PAEDIATRIC RESPIRATORY REVIEWS (2006) 7, 169–174 MINI-SYMPOSIUM: TRACHEOSTOMY IN CHILDREN Surgical aspects of tracheostomy in children Lesley-Ann Cochrane* and C. Martin Bailey Department of Paediatric Otolaryngology, Great Ormond Street Hospital for Children, Great Ormond Street, London WC1N 3JH, UK KEYWORDS paediatric; tracheostomy; tracheostomy tube; surgery; complications; decannulation; upper airway obstruction Summary Tracheostomy involves the surgical formation of a stoma between the trachea and the skin. It is classically thought of as a treatment to alleviate airway obstruction; however, its clinical applications are varied and include long-term ventilatory support, being an aid in pulmonary toilet and use as a covering procedure during airway surgery. In this article, we review the surgical aspects of tracheostomy, including preoperative considerations, tracheostomy tube choice, operative technique and postoperative complications. Postoperative care of the child with a tracheostomy will also be discussed. ß 2006 Elsevier Ltd. All rights reserved. INTRODUCTION For example, some patients with subglottic stenosis are candidates for a single-stage laryngotracheal reconstruction procedure, which definitively corrects the stenosis without the need for a tracheostomy. Prior to contemplating any surgical procedure, all patients should have their medical management maximised; in particular, gastro-oesophageal reflux disease should be treated aggressively with antireflux medication. Oedema or swelling of the airway may respond to a short course of corticosteroids. The term ‘tracheostomy’ is derived from the Greek stomoun, meaning to create an opening.1 Tracheostomies have been performed from ancient times for a wide variety of clinical conditions. Historically, the most common indication was for the alleviation of upper airway obstruction secondary to infections such as diphtheria or epiglottitis.2–4 With the advent of modern medicine, we have seen a shift in its clinical application, but it continues to be a relatively common procedure in the paediatric tertiary care setting. ANAESTHESIA INDICATIONS Tracheostomies are performed for a variety of reasons. The most common indication for tracheostomy placement is for long-term ventilatory support.2 4 Other indications include alleviation of airway obstruction, as an aid in pulmonary toilet and as a covering procedure during airway or head and neck surgery.1–4 Developments in airway surgery over the last 20 years have provided an alternative to tracheostomy for some causes of upper airway obstruction (Table 1). * Corresponding author. Tel.: +44 207 813 8220; Fax: +44 207 829 8644. E-mail addresses: [email protected] (L.-A. Cochrane), [email protected] (C.M. Bailey). 1526-0542/$ – see front matter ß 2006 Elsevier Ltd. All rights reserved. doi:10.1016/j.prrv.2006.06.005 Paediatric tracheostomy is generally performed under general anaesthesia in the controlled environment of the operating theatre. Patients are usually endotracheally intubated for the procedure, but if necessary a rigid ventilating bronchoscope may be used to maintain the airway instead. Alternatively, a laryngeal mask airway or facemask may be used in children when intubation is not possible. In very rare cases, it may be necessary to perform the procedure using local anaesthesia only. Percutaneous dilatational tracheostomy is not suitable for the paediatric population: the landmarks needed to perform the procedure are often difficult to palpate in children as the trachea is soft and flexible, and furthermore the airway is small and often very precarious.5 170 Table 1 L. A. COCHRANE AND C. M. BAILEY Techniques to avoid tracheostomy Type of lesion Technique Subglottic stenosis Single-stage laryngotracheal reconstruction Single-stage open excision Aryepiglottoplasty Cricoid split Subglottic haemangioma Laryngomalacia Failed neonatal extubation should be corrected for size in children with small stature).1 Patients should be fitted with a tube that is appropriate for their age based on the width and length of the trachea. A sizing chart is shown as Table 2.6 Children under the age of 1 year should generally be fitted with a neonatal length tube; older children should be fitted with a paediatric length. For detailed information on tracheostomy tube selection, see another article of this mini-symposium. TRACHEOSTOMY TUBE SELECTION OPERATIVE TECHNIQUE There are many different manufacturers, models and sizes of tracheostomy tube, each with their own advantages and disadvantages.6 Of primary importance when selecting an appropriate tracheostomy tube is the child’s age (which Tracheostomy is performed with the patient lying supine on the operating table. Adequate exposure of the larynx and upper trachea is essential and is best obtained with the neck in a hyperextended position. This can be achieved by placing Table 2 A guide to the size of paediatric tracheostomy tubes, bronchoscopes and endotracheal tubes Reproduced with Permisson from Wyatt et al.6 SURGICAL ASPECTS OF TRACHEOSTOMY IN CHILDREN a sandbag or jelly roll under the patient’s shoulders. If the surgical site is obscured by the soft tissues of the submental area, they can be retracted superiorly with the use of a chinstrap tape, which is secured to the operating room table. The patient’s head is then stabilised by the use of a head ring. The neck is palpated to identify the hyoid bone, thyroid notch and cricoid cartilage. These laryngeal landmarks are marked on the skin as a guide. In neonates, the larynx is high in the neck, and the cricoid cartilage is not easily palpable. The hyoid bone often overrides the upper edge of the thyroid cartilage, making the notch difficult to identify.7 The skin midway between the cricoid and the suprasternal notch is marked and infiltrated with local anaesthetic (1% lignocaine with 1:200 000 adrenaline). A skin incision approximately 2 cm in length is made through the infiltrated area, cutting through fat and platysma. Either a horizontal or a vertical skin incision may be used.8 In infants and small children, a vertical skin incision has traditionally been used. In this age group, the pleural apices may extend superiorly into the neck: a vertical skin incision minimises the need for dissection lateral to the trachea, and thereby reduces the risk of pneumothorax. In older, larger children, this risk is greatly reduced, and a horizontal skin incision is often employed as it is likely to result in a superior cosmetic result. After making the skin incision, a plug of subcutaneous fat is removed with the aid of bipolar diathermy forceps. This step greatly aids in the exposure of deeper tissues and makes it much easier to replace a blocked or displaced tracheostomy tube in the immediate postoperative period.7 The incision is then deepened until the strap muscles are reached. The trachea should be reidentified frequently by palpation in order to avoid inadvertent injury to surrounding structures. The strap muscles are divided in the midline by blunt scissor dissection, allowing them to be separated and retracted laterally, revealing the underlying thyroid isthmus and trachea. The cricoid cartilage lies just superior to the isthmus of the thyroid gland. The cricoid is usually easily visible in older children, but in neonates it is often easier to identify by palpation, feeling for its prominence with fine curved artery forceps. The thyroid isthmus should be separated from the underlying trachea by blunt dissection using fine curved artery forceps and is subsequently divided with bipolar diathermy. In older children with a bulky, vascular isthmus, it may be preferable to divide the isthmus between artery forceps and secure the ends by suture transfixion and ligation. The underlying cricoid cartilage and trachea should then be visible. It is important to identify the cricoid cartilage to prevent inadvertent cannulation at the wrong level. Opening the trachea and tracheostomy tube insertion In children, a vertical incision is generally made in the trachea through the third, fourth and fifth tracheal rings.7 A more superiorly placed incision (i.e. through the second and third 171 tracheal rings) should be avoided in small children if possible, because if the first tracheal ring becomes eroded by pressure from the tracheostomy tube, the cricoid cartilage may then be damaged. Prolene stay sutures are placed on either side of the planned tracheal incision. These are placed to aid in opening the tracheal incision at the time of tracheostomy and are left in place until the first tracheostomy tube change. These sutures facilitate distraction of the tracheal opening in the event that a tube change is required in the early postoperative period before a tract has formed. Once the tracheal incision has been made, the anaesthetist withdraws the endotracheal tube (in the intubated patient) until the tip is just superior to the tracheostome. The tracheostomy tube can then be inserted into the trachea with the aid of its introducer. Once in place, the anaesthetic circuit can be transferred from the endotracheal tube to the tracheostomy tube. In general, it is not necessary to close the skin incision unless it is large. A gap around the tube is essential to allow air escape and prevent postoperative subcutaneous emphysema. A non-adherent dressing is applied to the wound with a keyhole to accommodate the tracheostomy tube. The tracheostomy tube is then secured in place with tapes. These should be tied fairly tightly with the shoulder roll removed and the patient’s neck in a flexed position. At the end of the procedure, the surgeon should auscultate the chest to ensure that there is equal air entry bilaterally: asymmetrical air entry may indicate that the tracheostomy tube is too long and has intubated the right main bronchus, or more rarely that the patient has developed a pneumothorax. ALTERNATIVE SURGICAL TECHNIQUES The placement of maturation sutures between skin and trachea is an optional addition to the standard tracheostomy technique that is becoming more popular. With this technique, size 4.0 absorbable sutures are placed between the superior and inferior aspects of the tracheostomy incision and the skin edges, creating a mature stomal tract.9 Maturation sutures provide an additional safety measure as they allow for easier replacement of a displaced tracheostomy tube in the immediate postoperative period. However, this technique may result in an increased incidence of persistent tracheocutaneous fistula following decannulation. The starplasty procedure is an alternative technique for paediatric tracheostomy described by Koltai, which is based on the geometry of a three-dimensional Z-plasty.10 Cruciform incisions are made in both the skin and the trachea. The resultant triangular flaps are circumferentially interdigitated using size 5.0 absorbable sutures to form a stoma. The tracheostomy site is isolated from the fascial layers that communicate with the pleura, thereby reducing the risk of pneumothorax.10 As with maturation sutures, this technique produces a mature stoma, which makes tube replacement 172 easier. The major disadvantage of this technique is the universal persistence of a tracheocutaneous fistula following decannulation.10 We have described here variations on a standard tracheostomy technique for use in infants and children up to approximately 12 years of age. After the age of 12, the trachea approaches adult size, and conventional adult tracheostomy techniques can be used. COMPLICATIONS Intraoperative complications Bleeding Significant blood loss during tracheostomy is rare. Injury to an abnormally high innominate artery or other anomalous vessel can occasionally occur. This can generally be avoided by careful, controlled dissection of the structures lower in the neck. Pneumomediastinum and pneumothorax The pleural apex rises higher in children than in adults and may extend up into the lower neck. Damage to the cervical pleura may result in pneumothorax or pneumomediastinum. This risk can be minimised by avoiding any dissection lateral to the trachea. Pneumomediastinum and small pneumothoraces are likely to resorb and can be observed, whereas larger pneumothoraces require the insertion of a chest drain.1 Anatomic injury Injury to the oesophagus, cricoid and recurrent laryngeal nerves should not occur in elective tracheostomy.7 Inadvertent damage to the oesophagus can occur if it is mistaken for the trachea. Naso/orogastric tubes should be removed prior to surgery to avoid confusion. L. A. COCHRANE AND C. M. BAILEY antibiotic. Children with long-standing tracheostomies often become colonised with Pseudomonas aeruginosa and/or Staphylococcus aureus.1 Colonisation does not require treatment unless there are signs of acute infection. Subcutaneous emphysema When air leaking around the tracheal incision becomes trapped in the subcutaneous tissues, surgical emphysema ensues. It results from closing the wound too tightly around the tracheostomy tube. If it occurs, the wound should be opened fully. Displacement and blocking of the tracheostomy tube These complications can be avoided by good tracheostomy tube care. New tracheostomies should receive continuous humidification until the first tracheostomy tube change to prevent blockage of the tracheostomy tube. All carers should be trained in how to manage an accidental decannulation or tube blockage, including emergency tracheostomy tube changes as well as cardiopulmonary resuscitation.11 Mortality Tracheostomy-related mortality ranges from 0.5 to 3% in different series.1,12–14 The main causes of death are accidental decannulation and blockage of the tracheostomy tube. POSTOPERATIVE CARE In the immediate postoperative period, a chest radiograph should be performed to ensure that there is no pneumothorax and to check that the tube length is correct, with the tip above the carina.15 The patient must be monitored closely and cared for by appropriately trained nursing staff. Patients should have the following items set up at the bedside:11 Postoperative complications Bleeding Early postoperative bleeding can occur if adequate haemostasis has not been achieved intraoperatively or if there is an unsuspected bleeding diathesis or coagulopathy. Over time, the tracheostomy tube can cause local irritation and inflammation, resulting in a delayed haemorrhage. This risk can be minimised with proper care and adequate humidification. Illfitting metal tracheostomy tubes can cause local erosion of the tracheostome or of the anterior tracheal wall: if left untreated, this can extend to the overlying innominate artery, resulting in a potentially fatal haemorrhage. Infection Local wound infection can occur as in any surgical procedure and is usually easily treated with a short course of oral 1. Emergency kit: a. A spare tracheostomy tube of the same size and brand as that currently in use. b. A tracheostomy tube one size smaller than that currently in use. c. Round-ended scissors. d. Tracheostomy tube tapes. e. Water-based lubricant. f. A length of suction catheter that can be used to railroad in a new tracheostomy tube if required. 2. Suction apparatus and sterile suction catheters with distal and lateral holes at the tip. 3. Humidification. Adequate humidification is essential. During the initial postoperative period, humidified air should be delivered continuously to reduce the tenacity of the secretions and SURGICAL ASPECTS OF TRACHEOSTOMY IN CHILDREN maintain tube patency.11 The tracheostomy tube must be kept clear of secretions by frequent suctioning. Suctioning can be facilitated by the instillation of 0.5 ml sterile normal saline into the tube first. A sterile catheter is then inserted into the tracheal lumen gently, and suction is applied only as the catheter is withdrawn. Tracheostomy tubes are generally changed for the first time after 7 days. The timing of subsequent tube changes is variable, depending upon the type of tracheostomy tube used. Some patients may require more frequent tube changes due to thick secretions, infection or patient preference. Following the first tracheostomy tube change, continuous humidification can be discontinued and a heat and moisture exchanger or ‘Swedish nose’ fitted. DECANNULATION Once the underlying indication for the tracheostomy has resolved or has been corrected, decannulation can be considered. Prior to decannulation, a laryngoscopy and bronchoscopy should be performed to evaluate the airway for granulation tissue, suprastomal collapse or any other problem that might preclude successful decannulation. Once any granuloma or suprastomal collapse has been adequately treated, the patient can be decannulated on the ward.16,17 During ward decannulation, the patient’s tracheostomy tube is gradually down-sized and then blocked off prior to removal. A full decannulation protocol is detailed in Table 3.16,17 Should the child experience respiratory distress at any time, the protocol should be aborted and the tracheostomy re-established. Following a successful decannulation, the stoma is left to heal by secondary intention. Approximately 40% of stomas fail to close completely on their own, leaving a persistent tracheocutaneous fistula.1,12,13,18 If this persists for 6 months or more, it can be closed surgically. Surgical closure of persistent tracheocutaneous fistula Persistent tracheocutaneous fistulas are closed surgically under general anaesthesia. An elliptical skin incision is made around the fistula. Dissection is then carried through the surrounding scar tissue to isolate the tract from the adjacent Table 3 Decannulation protocol Day 1 Down-size to a size 3 tracheostomy tube Day 2 Block the tracheostomy tube for 12 h If successful, continue overnight for a further 12 h If unsuccessful, unblock overnight and repeat the next day Day 3 Decannulate and observe on the ward Day 4 Observe off the ward Day 5 Discharge 173 healthy tissue down to the level of the trachea. After the tract has been completely isolated from surrounding tissues, it is resected from the trachea and the edges are approximated with reabsorbable sutures.18 The strap muscles are also mobilised from the surrounding scar tissue and then reapproximated in the midline over the tracheal closure. The skin and subcutaneous tissues are neatly sutured together. A small Penrose drain can be used to avoid any subcutaneous emphysema, although this is not always necessary. A period of intubation is not required postoperatively. Suprastomal granuloma Suprastomal granuloma formation is common.1,12,13 Granulomas occur in the tracheal lumen at the superior margin of the tracheostome where the mucosa is irritated and inflamed by the tracheostomy tube. Granulomas may also arise at the site of the tracheostomy tube tip, due to either an ill-fitting tube or traumatic suction. Large and obstructing granulomas should be treated prior to decannulation. This can be done via the stoma with punch forceps under bronchoscopic control or endoscopically using a KTP laser.19,20 Suprastomal collapse Some degree of collapse of the anterior tracheal wall just superior to the tracheostome is almost inevitable in longterm paediatric tracheostomies. It results from pressure on the tracheal rings from the tracheostomy tube, with subsequent inflammation, chondritis and eventual weakening of the cartilaginous rings. The degree of collapse is usually mild and does not require any treatment prior to decannulation. More significant collapse requires treatment as it may prevent successful decannulation. Suprastomal collapse causing less than 50% occlusion of the airway can usually be successfully treated endoscopically using a KTP laser to vaporise the collapsing area.20 Collapse causing more than 50% occlusion requires an open surgical decannulation or a formal open stomal reconstruction. Surgical decannulation This is a single-stage procedure in which the tracheostomy tube is removed and the stoma site is surgically closed.21 At the beginning of the procedure, the tracheostomy tube is replaced with an endotracheal tube. The technique involves excising the stoma with an ellipse of skin and carefully dissecting out the fibrous tracheostomy tract down to the opening in the tracheal cartilage. Any intraluminal suprastomal granuloma can be excised in continuity with the tract. The tract is then excised flush with the anterior surface of the trachea, taking care not to remove any tracheal wall. The collapsing portion of the tracheal wall is hitched forward by suturing it anteriorly to the strap muscles on either side.21 This provides constant anterior traction on the collapsed area during healing. Postoperatively, the patient is intubated for a period of 24–48 h. Surgical 174 decannulation is usually reserved for selected cases in which there is moderate suprastomal collapse. Stomal reconstruction Patients with severe suprastomal collapse or stomal stenosis will require a formal stomal reconstruction procedure in order to successfully achieve decannulation. Stomal reconstruction is a single-stage procedure similar to a laryngotracheal reconstruction. The tracheostomy fistula is excised as in a surgical decannulation, leaving a small defect in the trachea at the site of the former tracheostomy. The area of collapse immediately superior to this defect is incised to allow for the placement of a reinforcing graft. A costal cartilage graft is then used to close the tracheostomy defect and to expand and reinforce the area of collapse. The graft is sutured into place with absorbable sutures. A Penrose drain is left in the wound for 48 h to prevent subcutaneous emphysema. Postoperatively, the patient is left intubated for a period of 5–7 days. PRACTICE POINTS Indications for tracheostomy include the alleviation of upper airway obstruction, long-term ventilatory support, as an aid in pulmonary toilet and as a covering procedure for head and neck surgery. Children should have a postoperative chest radiograph to rule out pneumothorax and pneumomediastinum, and to check the position of the tube tip. Prior to decannulation, children with long-standing tracheostomies should undergo a laryngoscopy and bronchoscopy to evaluate for suprastomal granuloma or collapse. A suprastomal granuloma can be removed via the stoma with punch forceps under bronchoscopic control or endoscopically using a KTP laser. Suprastomal collapse causing less than 50% occlusion of the airway can usually be successfully treated with a KTP laser to vaporise the collapsing area. More significant collapse requires surgical decannulation or formal open stomal reconstruction in order to successfully achieve decannulation. Following ward decannulation, up to 40% of children have a persistent tracheocutaneous fistula that requires surgical closure. L. A. COCHRANE AND C. M. BAILEY REFERENCES 1. Goldstein NA. The Care of a Child with a Tracheostomy. Alexandria, VA: American Academy of Otolaryngology-Head and Neck Surgery Foundation Inc., 2004. 2. Hadfield PJ, Lloyd-Faulconbridge RV, Almeyda J, Albert DM, Bailey CM. The changing indications for paediatric tracheostomy. Int J Pediatr Otorhinolaryngol 2003; 67: 7–10. 3. Butnaru CS, Colreavy MP, Ayari S, Froehlich P. Tracheotomy in children: evolution in indications. Int J Pediatr Otorhinolaryngol 2006; 70: 115–119. 4. Kremer B, Botos-Kremer AI, Eckel HE, Schlondorff G. Indications, complications and surgical techniques for pediatric tracheostomies – an update. J Pediatr Surg 2002; 37: 1556–1562. 5. Kost KM. Endoscopic percutaneous dilatational tracheotomy: a prospective evaluation of 500 consecutive cases. Laryngoscope 2005; 115: 1–30. 6. Wyatt ME, Bailey CM, Whiteside JC. Update on tracheostomy tubes. J Laryngol Otol 1999; 113: 35–38. 7. Bailey CM. Tracheostomy. in: Spitz L, Coran AG (eds.), Operative Paediatric Surgery, 6th Edn. (in press). 8. Hotaling A, Robbins W, Madgy D, Belenky W. Pediatric tracheotomy: a review of technique. Am J Otolaryngol 1992; 13: 115–119. 9. Craig MF, Bajaj Y, Hartley BEJ. Maturation sutures for the paediatric tracheostomy – an extra safety measure. J Laryngol Otol 2005; 119: 985–987. 10. Koltai PJ. Starplasty: a new technique of pediatric tracheotomy. Arch Otolaryngol Head Neck Surg 1998; 124: 1105–1111. 11. Cooke J. Tracheostomy: Care and Management. London: Great Ormond Street Hospital Clinical Procedure Guidelines, 2004. 12. Carr MM, Poje CP, Kingston L, Kielma D, Heard C. Complications in pediatric tracheostomies. Laryngoscope 2001; 111: 1925–1928. 13. Midwinter K, Carrie S, Bull P. Paediatric tracheostomy: Sheffield experience 1979–1999. J Laryngol Otol 2002; 116: 532–535. 14. Wetmore RF, Marsh RR, Thompson ME, Tom LW. Pediatric tracheostomy: a changing procedure? Ann Otol Rhinol Laryngol 1999; 108: 695–699. 15. Greenberg JS, Sulek M, de Jong A, Friedman EM. The role of postoperative radiography in pediatric tracheostomy. Int J Pediatr Otorhinolaryngol 2001; 60: 41–47. 16. Waddell A, Appleford R, Dunning C, Papsin BC, Bailey CM. The Great Ormond Street protocol for ward decannulation of children with tracheostomy: increasing safety and decreasing cost. Int J Pediatr Otorhinolaryngol 1997; 39: 111–118. 17. Kubba H, Cooke J, Hartley B. Can we develop a protocol for the decannulation of tracheostomies in children less than 18 months old? Int J Pediatr Otorhinolaryngol 2004; 68: 935–937. 18. Stern Y, Cosenza M, Walner D, Cotton R. Management of persistent tracheocutaneous fistula in the pediatric age group. Ann Otol Rhinol Laryngol 1999; 108: 880–883. 19. Gupta A, Cotton RT, Rutter MJ. Pediatric suprastomal granuloma: management and treatment. Otolaryngol Head Neck Surg 2004; 131: 21–25. 20. Sharp HR, Hartley BE. KTP laser treatment of suprastomal obstruction prior to decannulation in paediatric tracheostomy. Int J Pediatr Otorhinolaryngol 2002; 66: 125–130. 21. Al-Saati A, Morrison GAJ, Clary RA, Bailey CM. Surgical decannulation of children with tracheostomy. J Laryngol Otol 1993; 107: 217–221.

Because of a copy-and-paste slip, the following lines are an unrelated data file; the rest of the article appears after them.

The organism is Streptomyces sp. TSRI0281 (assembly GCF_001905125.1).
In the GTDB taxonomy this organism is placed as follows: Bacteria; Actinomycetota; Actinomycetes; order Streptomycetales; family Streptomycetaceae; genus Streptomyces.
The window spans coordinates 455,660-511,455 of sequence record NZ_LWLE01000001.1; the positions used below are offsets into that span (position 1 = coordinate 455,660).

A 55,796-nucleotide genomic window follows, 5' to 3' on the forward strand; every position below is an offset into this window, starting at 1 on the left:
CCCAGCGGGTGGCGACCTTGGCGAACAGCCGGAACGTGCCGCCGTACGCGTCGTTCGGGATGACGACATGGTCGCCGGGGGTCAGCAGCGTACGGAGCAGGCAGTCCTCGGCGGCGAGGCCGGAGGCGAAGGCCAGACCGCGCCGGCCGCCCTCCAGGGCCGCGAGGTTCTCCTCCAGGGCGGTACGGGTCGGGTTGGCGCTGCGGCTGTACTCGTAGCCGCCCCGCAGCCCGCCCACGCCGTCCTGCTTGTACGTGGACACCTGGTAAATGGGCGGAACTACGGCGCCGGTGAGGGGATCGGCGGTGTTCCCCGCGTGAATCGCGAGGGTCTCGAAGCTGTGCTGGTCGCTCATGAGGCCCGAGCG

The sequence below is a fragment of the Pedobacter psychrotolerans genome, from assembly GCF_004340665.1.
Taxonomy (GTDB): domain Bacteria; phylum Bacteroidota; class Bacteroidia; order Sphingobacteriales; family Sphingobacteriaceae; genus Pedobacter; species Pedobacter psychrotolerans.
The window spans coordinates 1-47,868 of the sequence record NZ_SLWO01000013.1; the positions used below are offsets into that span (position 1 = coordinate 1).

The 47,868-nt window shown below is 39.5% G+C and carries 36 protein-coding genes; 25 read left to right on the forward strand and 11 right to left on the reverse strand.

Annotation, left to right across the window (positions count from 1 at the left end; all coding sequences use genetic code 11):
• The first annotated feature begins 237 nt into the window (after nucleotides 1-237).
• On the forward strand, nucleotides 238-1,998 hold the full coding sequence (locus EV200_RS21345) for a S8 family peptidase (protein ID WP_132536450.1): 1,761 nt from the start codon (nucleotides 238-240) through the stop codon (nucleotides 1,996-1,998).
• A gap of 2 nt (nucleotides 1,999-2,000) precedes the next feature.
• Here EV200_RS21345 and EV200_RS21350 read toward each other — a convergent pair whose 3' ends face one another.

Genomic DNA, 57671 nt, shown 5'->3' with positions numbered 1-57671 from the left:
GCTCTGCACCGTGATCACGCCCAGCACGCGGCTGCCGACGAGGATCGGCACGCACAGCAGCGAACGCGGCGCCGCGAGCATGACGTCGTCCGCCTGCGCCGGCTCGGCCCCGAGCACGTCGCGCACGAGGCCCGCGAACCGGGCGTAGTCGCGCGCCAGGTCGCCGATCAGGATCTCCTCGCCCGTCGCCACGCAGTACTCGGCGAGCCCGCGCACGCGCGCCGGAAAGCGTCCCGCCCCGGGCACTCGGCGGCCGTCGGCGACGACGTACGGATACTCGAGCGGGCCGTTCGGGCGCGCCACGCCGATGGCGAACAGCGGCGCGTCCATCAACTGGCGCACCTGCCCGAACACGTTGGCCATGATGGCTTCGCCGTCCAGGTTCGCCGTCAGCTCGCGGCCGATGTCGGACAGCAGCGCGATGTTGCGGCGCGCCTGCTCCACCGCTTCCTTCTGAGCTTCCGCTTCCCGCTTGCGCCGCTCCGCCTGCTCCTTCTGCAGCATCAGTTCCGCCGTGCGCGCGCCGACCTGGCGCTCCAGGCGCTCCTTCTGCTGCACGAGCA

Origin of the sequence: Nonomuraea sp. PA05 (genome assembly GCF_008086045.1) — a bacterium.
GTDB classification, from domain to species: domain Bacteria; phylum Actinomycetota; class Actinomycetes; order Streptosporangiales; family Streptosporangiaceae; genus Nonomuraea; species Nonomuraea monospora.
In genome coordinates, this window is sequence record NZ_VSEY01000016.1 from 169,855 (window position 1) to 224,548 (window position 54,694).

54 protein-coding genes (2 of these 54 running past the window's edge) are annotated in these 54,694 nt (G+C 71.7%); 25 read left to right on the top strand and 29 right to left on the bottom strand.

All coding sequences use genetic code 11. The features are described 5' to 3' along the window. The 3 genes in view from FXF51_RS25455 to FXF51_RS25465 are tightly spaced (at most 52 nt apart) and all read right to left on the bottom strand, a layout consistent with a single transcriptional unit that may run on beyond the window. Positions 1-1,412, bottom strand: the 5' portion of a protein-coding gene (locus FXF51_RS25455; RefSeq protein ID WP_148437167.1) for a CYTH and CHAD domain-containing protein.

© Copyright 2020